That Deep River Feeling (Alaska Homecoming #3) - Jackie Ashenden

Chapter 1

Zeke Montgomery knew Morgan West was going to be trouble the minute he laid eyes on her.

She stood at the foot of the steps to her own front door—the front door he’d been waiting outside of for the past couple of hours, not that he’d been counting or anything—with her arms folded, looking sternly at him like he was a little kid who’d just drawn on her walls with a crayon.

She was very small and wore a not particularly flattering uniform of dark brown pants and khaki shirt, with a dark brown parka that nearly swallowed her thrown over the top. And her strawberry-blond hair, the color of which reminded him of apricots, was in a very severe ponytail down her back.

She wore no makeup, her face freckled and wholesome, with those bright blue eyes, the ones he remembered from Cal’s funeral that had been red from weeping then but were much brighter now. They were also very, very direct.

And she was still the prettiest thing he’d seen for months, if not years.

All of which spelled trouble with a capital T.

She said crossly, “Where on earth have you been, Zeke Montgomery? Don’t you know everyone’s been looking for you?”

He had to admit, he was surprised. He didn’t think she’d remembered him from Cal’s funeral, but she obviously had. Which was good.

It was going to make this whole situation a hell of a lot easier.

“I could ask you the same thing,” he said, choosing to ignore the question for the moment. He’d tell her why he was here eventually, but in his own time. He didn’t like to rush important things.

Anyway, he hadn’t minded the two hours he’d spent sitting on her front porch waiting for her to come home. He could have gone searching for her, but he hadn’t wanted anyone else to know he was here—at least not yet.

He was a man used to waiting, though, and he’d liked the peaceful quiet as the afternoon had lengthened into a long summer twilight. The house was surrounded by spruce and a few firs, and he’d spent a good bit of time observing a couple of squirrels arguing in the branches, their loud complaining broken only by the rush of the river nearby.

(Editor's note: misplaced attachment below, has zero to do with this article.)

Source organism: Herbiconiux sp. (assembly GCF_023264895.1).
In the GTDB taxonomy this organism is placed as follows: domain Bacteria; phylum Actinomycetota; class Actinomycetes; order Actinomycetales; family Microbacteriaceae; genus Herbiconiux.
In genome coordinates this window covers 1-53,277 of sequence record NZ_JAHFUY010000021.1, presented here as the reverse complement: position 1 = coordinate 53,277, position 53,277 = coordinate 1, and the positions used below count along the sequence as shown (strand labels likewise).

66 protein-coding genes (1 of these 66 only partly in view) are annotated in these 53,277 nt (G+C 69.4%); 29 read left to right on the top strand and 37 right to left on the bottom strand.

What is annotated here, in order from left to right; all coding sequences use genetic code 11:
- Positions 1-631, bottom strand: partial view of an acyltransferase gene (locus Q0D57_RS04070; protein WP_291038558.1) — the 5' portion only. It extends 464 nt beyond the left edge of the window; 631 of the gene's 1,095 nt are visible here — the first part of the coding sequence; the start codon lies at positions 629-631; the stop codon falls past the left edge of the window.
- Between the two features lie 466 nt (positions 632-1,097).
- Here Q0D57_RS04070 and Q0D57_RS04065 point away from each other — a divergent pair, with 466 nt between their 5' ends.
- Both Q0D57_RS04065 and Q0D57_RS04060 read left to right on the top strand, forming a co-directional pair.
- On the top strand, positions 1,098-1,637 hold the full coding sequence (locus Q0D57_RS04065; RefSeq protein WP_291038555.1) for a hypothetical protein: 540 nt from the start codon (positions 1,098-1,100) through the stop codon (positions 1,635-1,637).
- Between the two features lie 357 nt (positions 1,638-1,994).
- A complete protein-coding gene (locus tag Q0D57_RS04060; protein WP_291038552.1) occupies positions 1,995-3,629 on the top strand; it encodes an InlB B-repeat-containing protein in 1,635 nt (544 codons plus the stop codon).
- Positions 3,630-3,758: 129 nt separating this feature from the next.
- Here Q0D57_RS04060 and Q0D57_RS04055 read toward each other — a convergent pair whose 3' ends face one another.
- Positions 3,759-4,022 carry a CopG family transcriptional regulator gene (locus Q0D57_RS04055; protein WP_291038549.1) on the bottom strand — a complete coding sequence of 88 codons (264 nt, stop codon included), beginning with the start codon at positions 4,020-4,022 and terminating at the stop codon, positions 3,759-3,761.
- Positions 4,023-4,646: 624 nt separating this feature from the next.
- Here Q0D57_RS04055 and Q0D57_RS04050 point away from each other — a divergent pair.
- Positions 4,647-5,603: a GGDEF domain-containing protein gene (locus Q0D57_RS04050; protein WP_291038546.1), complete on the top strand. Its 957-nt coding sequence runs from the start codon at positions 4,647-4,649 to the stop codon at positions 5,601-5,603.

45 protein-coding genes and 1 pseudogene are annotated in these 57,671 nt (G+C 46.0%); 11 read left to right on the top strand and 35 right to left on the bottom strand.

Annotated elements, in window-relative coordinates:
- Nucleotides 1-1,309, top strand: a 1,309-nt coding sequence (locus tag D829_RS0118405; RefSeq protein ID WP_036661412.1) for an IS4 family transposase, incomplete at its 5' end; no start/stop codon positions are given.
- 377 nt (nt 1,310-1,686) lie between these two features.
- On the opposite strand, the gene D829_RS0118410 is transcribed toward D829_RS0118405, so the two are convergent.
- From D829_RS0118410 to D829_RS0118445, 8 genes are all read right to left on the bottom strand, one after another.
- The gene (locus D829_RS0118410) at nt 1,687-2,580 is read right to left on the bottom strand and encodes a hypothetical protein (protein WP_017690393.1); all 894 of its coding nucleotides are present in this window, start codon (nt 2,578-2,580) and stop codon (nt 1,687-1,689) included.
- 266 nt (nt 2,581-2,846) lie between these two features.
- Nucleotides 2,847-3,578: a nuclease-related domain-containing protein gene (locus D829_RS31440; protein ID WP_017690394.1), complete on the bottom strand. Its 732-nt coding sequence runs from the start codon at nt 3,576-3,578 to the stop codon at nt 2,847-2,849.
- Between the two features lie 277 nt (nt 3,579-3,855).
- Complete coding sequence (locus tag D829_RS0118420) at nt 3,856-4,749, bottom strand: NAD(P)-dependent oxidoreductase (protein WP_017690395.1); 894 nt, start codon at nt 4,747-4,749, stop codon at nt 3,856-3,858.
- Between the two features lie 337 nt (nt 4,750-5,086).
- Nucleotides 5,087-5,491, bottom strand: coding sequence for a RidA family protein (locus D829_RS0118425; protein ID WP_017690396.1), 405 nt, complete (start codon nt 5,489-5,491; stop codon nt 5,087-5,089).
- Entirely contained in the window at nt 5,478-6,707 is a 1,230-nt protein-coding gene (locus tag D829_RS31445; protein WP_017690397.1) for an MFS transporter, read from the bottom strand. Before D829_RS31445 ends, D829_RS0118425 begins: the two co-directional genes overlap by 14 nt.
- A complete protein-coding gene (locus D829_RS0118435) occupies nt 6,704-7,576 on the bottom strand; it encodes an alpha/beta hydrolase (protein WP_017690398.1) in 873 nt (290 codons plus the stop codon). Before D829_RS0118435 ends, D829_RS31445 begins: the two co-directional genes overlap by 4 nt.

Still, he’d hoped she’d have come back earlier from wherever it was she’d been because he had a feeling she wasn’t going to like what he was here to say and generally people handled unpleasant things better in the middle of the day rather than at the tail end of it.

Couldn’t be helped, though, and he wasn’t going to go away and come back later to have this discussion.

Already he’d waited too long.

Morgan frowned, apparently unbothered by the unexpected appearance of a man she’d only met once and in very trying circumstances.

“What do you mean you could ask me the same thing?” she said. “I’ve been at work. What do you think I’ve been doing?”

Not a woman who was easily ruffled, obviously.

But then Cal had mentioned to him on more than one occasion that she was competent, professional, and tough. Not to mention that she was also a Village Safety Protection Officer, the rural equivalent of an Alaskan State Trooper, so she wasn’t likely to be a pushover.

All of which could prove problematic considering the reason he was here.

Zeke eyed her. “You remembered my name,” he said.

“Kind of hard to forget when some big, bearded mountain man approaches you out of the blue at your brother’s funeral and tells you to call him if you need anything.” Morgan’s bright blue gaze did not even so much as flicker. “And then forgets to leave you his number.”

She’d leaned the bike she’d ridden down the driveway against the porch, and the late-afternoon sunlight crept across the green lawn that surrounded the Wests’ sturdy, two-story house. It was mostly in good repair, but he hadn’t only been watching squirrels. He’d also used part of the waiting time to have a look around the place, and there were a number of things that needed doing.

Take care of Morgan, the letter he’d received after the reading of Cal’s will had said. Once I’m gone, she’ll have no one.

It wasn’t exactly what Zeke had wanted to hear, but since he felt partly responsible for Cal’s death, he owed the guy big-time.

Stupid of him to forget giving her his number at the funeral, but he hadn’t been thinking straight. He wasn’t the best at dealing with people on a good day, let alone a bad one.